There are a number of ways to do inlays, and a number of alternatives. Some of the simpler options can be done using just Carbide Create, while others require additional software, possibly just Inkscape, or specialized commercial software such as Vectric Vcarve or Amazon Canvas.
First, the work-arounds:
- onlay — glue a second material to the stock, the cut it away: http://docs.carbide3d.com/tutorials/3-wood-sign/
- coloured stock — source two-colour material, or apply pigment and then remove a layer via sanding: http://docs.carbide3d.com/tutorials/tutorial-signs/weber-sign/
Carbide Create’s native facility with inlay is necessarily limited by the round endmills and their diameter for normal techniques, and its inability to flip designs. Symmetrical work can be done as shown in: Let’s make a coaster — basically one draws a symmetrical shape which will allow the endmill to get into all corners as discussed at: Inlay Work (Woodworking) — if the inlay and the stock material are the same thickness, then one doesn’t need to be able to flip one or the other, just cut both from the same side and then assemble.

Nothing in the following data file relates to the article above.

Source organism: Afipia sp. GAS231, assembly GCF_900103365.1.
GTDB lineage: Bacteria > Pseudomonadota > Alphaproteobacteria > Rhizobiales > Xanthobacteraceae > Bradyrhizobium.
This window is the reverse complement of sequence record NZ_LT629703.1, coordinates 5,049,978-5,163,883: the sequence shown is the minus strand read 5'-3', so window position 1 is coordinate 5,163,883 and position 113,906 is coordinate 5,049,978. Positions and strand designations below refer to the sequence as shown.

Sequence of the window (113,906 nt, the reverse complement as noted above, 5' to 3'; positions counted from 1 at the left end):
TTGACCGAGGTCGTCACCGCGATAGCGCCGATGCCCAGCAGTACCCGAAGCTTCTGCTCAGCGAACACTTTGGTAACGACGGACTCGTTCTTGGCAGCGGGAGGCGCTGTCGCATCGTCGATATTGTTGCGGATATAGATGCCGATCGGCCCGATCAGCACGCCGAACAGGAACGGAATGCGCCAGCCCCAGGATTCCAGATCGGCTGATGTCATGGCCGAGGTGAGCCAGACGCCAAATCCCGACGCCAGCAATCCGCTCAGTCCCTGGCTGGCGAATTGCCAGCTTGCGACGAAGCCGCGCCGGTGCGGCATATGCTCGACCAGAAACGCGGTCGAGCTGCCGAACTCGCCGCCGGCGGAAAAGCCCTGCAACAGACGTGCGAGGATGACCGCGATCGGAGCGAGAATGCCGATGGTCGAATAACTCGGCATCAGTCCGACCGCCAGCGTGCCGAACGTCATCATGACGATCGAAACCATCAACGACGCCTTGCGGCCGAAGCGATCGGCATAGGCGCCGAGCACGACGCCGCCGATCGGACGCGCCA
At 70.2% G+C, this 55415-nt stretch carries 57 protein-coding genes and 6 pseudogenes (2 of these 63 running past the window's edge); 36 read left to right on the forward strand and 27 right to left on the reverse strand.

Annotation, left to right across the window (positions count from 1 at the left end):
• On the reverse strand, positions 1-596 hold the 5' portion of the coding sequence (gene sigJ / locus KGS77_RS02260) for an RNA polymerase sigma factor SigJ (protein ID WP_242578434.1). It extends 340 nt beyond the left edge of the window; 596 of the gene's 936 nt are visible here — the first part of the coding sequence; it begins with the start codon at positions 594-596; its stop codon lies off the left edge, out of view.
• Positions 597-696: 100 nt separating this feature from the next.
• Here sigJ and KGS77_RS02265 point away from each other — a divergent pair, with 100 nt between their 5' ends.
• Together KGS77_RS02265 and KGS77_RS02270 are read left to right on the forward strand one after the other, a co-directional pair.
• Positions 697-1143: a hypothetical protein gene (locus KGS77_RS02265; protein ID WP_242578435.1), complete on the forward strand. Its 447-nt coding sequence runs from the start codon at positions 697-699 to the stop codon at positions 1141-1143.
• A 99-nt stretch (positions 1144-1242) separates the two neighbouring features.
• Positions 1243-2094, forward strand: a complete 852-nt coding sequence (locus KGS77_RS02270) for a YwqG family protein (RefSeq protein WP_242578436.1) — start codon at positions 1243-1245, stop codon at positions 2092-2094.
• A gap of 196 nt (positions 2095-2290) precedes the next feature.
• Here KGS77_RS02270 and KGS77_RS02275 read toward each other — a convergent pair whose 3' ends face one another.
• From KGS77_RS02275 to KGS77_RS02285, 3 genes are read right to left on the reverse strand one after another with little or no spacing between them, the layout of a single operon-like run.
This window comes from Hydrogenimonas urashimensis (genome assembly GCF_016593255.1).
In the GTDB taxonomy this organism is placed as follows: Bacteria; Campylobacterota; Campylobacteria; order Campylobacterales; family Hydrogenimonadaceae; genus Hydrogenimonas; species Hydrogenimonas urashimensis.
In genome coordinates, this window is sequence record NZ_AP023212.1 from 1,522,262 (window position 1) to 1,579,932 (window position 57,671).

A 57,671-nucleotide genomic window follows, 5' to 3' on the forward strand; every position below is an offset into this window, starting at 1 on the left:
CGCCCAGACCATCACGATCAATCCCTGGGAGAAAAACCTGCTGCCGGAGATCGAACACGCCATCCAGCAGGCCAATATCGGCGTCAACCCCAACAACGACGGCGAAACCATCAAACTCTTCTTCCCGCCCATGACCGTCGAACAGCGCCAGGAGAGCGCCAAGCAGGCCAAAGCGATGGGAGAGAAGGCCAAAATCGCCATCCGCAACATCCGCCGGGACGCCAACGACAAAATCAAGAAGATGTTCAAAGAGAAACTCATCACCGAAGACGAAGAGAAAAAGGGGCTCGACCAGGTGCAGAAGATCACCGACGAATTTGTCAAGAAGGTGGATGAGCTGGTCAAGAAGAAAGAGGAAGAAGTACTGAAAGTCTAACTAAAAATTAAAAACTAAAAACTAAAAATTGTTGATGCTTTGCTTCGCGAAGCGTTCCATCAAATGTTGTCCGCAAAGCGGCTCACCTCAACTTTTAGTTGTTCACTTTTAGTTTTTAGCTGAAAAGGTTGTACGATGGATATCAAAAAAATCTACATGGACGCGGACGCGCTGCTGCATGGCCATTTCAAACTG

One work-around for the inability to flip is to use the center of the stock for the origin (and place that at or near to the center of the machine), home / move the machine to that point, then reconfigure Grbl to reverse the X-axis, cut the part, then undo the reversal.